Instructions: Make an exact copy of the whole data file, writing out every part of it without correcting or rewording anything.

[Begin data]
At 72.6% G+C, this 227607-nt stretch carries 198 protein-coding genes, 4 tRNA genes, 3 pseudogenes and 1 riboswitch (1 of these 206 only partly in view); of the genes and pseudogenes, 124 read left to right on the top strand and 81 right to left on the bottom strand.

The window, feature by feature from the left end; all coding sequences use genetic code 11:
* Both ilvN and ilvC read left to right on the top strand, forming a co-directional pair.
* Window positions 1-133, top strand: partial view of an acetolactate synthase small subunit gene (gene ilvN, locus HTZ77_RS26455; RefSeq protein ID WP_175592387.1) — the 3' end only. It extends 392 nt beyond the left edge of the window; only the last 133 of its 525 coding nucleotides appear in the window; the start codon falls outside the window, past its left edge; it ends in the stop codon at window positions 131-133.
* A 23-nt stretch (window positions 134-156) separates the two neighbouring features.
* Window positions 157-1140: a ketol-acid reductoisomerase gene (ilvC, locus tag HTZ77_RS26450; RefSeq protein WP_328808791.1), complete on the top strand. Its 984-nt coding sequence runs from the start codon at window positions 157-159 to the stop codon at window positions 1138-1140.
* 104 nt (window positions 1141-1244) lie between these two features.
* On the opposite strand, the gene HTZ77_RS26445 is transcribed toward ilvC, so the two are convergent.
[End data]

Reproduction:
At 72.6% G+C, this 227607-nt stretch carries 198 protein-coding genes, 4 tRNA genes, 3 pseudogenes and 1 riboswitch (1 of these 206 only partly in view); of the genes and pseudogenes, 124 read left to right on the top strand and 81 right to left on the bottom strand.

The window, feature by feature from the left end; all coding sequences use genetic code 11:
* Both ilvN and ilvC read left to right on the top strand, forming a co-directional pair.
* Window positions 1-133, top strand: partial view of an acetolactate synthase small subunit gene (gene ilvN, locus HTZ77_RS26455; RefSeq protein ID WP_175592387.1) — the 3' end only. It extends 392 nt beyond the left edge of the window; only the last 133 of its 525 coding nucleotides appear in the window; the start codon falls outside the window, past its left edge; it ends in the stop codon at window positions 131-133.
* A 23-nt stretch (window positions 134-156) separates the two neighbouring features.
* Window positions 157-1140: a ketol-acid reductoisomerase gene (ilvC, locus tag HTZ77_RS26450; RefSeq protein WP_328808791.1), complete on the top strand. Its 984-nt coding sequence runs from the start codon at window positions 157-159 to the stop codon at window positions 1138-1140.
* 104 nt (window positions 1141-1244) lie between these two features.
* On the opposite strand, the gene HTZ77_RS26445 is transcribed toward ilvC, so the two are convergent.